What Is a Bitcoin?
Bitcoin is a virtual currency that uses a cryptographic encryption system to facilitate secure transfers and storage. Unlike a fiat currency, bitcoin is not printed by a central bank, nor is it backed by any. Bitcoins are generated by what is called mining—a process wherein high-powered computers, on a distributed network, use an open-source mathematical formula to produce bitcoins.
It takes real high-tech hardware and hours or even days to mine bitcoins. One can either mine bitcoins or buy them from someone by paying cash, using a credit card, or even a PayPal account. Bitcoins can be used like fiat world currency to buy goods and services.
- Bitcoin is a decentralized cryptocurrency used like fiat currency to buy and services.
- In the US, the IRS considers bitcoins as assets, rather than currency.
- US taxpayers must report bitcoin transactions for tax purposes.
- If bitcoins are held for less than one year before the transaction, short-term capital gains are applied.
- If bitcoins are held for more than one year before the transaction, long-term capital gains are applied.
Bitcoin is now listed on exchanges and has been paired with leading world currencies, such as the US dollar and the euro. The US Treasury acknowledged the growing importance of bitcoin when it announced that bitcoin-related transactions and investments cannot be deemed illegal.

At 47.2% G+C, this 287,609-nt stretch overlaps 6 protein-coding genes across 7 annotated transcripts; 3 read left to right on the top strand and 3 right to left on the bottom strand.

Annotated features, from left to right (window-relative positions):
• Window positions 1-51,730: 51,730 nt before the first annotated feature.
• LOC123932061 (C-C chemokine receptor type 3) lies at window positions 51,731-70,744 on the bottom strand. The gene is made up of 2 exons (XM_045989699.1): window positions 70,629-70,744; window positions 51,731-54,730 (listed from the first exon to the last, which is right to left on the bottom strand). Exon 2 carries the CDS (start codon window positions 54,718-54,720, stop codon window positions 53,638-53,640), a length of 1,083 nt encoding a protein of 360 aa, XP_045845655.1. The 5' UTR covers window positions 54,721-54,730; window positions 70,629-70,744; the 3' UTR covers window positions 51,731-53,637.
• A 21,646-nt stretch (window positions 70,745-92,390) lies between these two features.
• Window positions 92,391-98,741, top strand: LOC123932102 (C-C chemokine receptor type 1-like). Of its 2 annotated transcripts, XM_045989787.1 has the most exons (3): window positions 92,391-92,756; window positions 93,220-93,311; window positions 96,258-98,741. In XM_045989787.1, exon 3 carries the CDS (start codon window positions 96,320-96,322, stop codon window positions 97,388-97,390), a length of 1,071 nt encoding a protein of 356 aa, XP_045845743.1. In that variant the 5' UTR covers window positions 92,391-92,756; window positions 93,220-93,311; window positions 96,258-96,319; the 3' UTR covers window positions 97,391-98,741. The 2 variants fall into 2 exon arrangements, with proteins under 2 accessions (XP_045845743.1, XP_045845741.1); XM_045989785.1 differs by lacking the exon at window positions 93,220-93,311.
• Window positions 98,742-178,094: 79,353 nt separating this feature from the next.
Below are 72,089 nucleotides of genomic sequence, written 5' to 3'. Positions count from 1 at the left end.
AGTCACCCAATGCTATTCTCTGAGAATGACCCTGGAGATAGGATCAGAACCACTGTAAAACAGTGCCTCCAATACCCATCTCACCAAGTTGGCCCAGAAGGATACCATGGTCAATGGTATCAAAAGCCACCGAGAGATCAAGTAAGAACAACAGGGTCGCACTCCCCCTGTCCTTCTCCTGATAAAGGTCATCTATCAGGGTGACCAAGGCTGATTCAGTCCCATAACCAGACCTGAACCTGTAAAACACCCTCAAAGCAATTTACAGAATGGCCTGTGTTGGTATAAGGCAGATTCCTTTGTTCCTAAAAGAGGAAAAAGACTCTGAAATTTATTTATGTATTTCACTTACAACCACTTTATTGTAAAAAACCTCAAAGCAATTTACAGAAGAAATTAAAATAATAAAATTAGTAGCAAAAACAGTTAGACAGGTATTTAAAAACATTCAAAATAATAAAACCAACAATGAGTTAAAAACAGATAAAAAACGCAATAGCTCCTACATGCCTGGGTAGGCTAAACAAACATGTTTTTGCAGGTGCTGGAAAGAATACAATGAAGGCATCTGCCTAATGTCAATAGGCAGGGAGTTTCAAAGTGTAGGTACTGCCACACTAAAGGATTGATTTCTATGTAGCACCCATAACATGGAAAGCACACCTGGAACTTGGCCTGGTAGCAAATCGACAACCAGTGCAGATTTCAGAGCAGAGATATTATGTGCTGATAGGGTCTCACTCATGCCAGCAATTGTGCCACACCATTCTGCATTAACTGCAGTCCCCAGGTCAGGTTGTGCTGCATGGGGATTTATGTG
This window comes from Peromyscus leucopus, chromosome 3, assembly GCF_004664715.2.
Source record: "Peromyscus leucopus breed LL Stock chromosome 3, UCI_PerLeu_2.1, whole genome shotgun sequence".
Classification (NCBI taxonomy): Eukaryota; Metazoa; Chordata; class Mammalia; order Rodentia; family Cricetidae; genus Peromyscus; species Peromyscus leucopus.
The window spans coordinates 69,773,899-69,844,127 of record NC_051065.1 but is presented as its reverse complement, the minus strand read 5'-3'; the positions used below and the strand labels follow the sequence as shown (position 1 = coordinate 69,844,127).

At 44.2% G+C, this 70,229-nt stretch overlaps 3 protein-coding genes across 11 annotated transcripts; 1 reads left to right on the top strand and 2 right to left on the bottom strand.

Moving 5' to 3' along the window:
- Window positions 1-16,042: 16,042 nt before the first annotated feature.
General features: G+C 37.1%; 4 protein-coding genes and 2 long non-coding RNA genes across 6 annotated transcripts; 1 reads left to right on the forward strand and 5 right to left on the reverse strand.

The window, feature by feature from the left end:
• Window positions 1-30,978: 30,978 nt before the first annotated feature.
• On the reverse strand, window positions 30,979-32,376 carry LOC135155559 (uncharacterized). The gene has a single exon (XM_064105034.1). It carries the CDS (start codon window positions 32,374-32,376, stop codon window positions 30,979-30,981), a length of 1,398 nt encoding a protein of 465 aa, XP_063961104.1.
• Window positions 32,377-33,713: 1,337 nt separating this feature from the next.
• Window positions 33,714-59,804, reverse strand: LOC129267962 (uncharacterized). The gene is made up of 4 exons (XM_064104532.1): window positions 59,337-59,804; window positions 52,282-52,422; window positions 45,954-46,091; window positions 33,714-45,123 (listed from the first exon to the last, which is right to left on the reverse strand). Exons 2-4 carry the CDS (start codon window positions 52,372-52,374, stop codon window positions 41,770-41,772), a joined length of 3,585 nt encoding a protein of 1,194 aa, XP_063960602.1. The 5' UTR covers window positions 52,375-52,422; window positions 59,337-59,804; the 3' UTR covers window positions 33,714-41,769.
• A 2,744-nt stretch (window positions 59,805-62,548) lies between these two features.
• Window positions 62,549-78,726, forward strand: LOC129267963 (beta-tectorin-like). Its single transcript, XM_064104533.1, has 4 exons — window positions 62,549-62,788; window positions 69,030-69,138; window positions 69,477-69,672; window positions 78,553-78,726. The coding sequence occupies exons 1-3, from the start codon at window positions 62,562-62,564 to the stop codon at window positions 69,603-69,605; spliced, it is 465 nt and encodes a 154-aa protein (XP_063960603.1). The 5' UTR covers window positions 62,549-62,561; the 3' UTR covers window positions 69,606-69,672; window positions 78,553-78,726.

At the start, bitcoin's attractiveness was attributed partly to the fact that it wasn't regulated and could be used in transactions to avoid tax obligations. The virtual nature of bitcoin and its universality also make it harder to keep track of in cross-country transactions.
Also, government authorities around the world soon realized that bitcoin attracted black marketers who could make illegal deals. Naturally, bitcoin couldn't escape the tax authorities' radars for long.
Around the world, tax authorities have tried to bring forth regulations on bitcoins. The US Internal Revenue Service (IRS) and its counterparts from other countries are mostly on the same page when it comes to the treatment of bitcoins. The IRS has said that the bitcoin should be treated as an asset or an intangible property and not a currency as it is not issued by a central bank. Bitcoin's treatment as an asset makes the tax implication clear.
The federal agency said in July 2019 that it is sending warning letters to more than 10,000 taxpayers it suspects "potentially failed to report income and pay the resulting tax from virtual currency transactions or did not report their transactions properly." It warned that incorrect reporting of income can result in penalties, interest, or even criminal prosecution.
The IRS has made it mandatory to report bitcoin transactions of all kinds, no matter how small in value. Thus, every US taxpayer is required to keep a record of all buying, selling of, investing in, or using bitcoins to pay for goods or services (which the IRS considers bartering).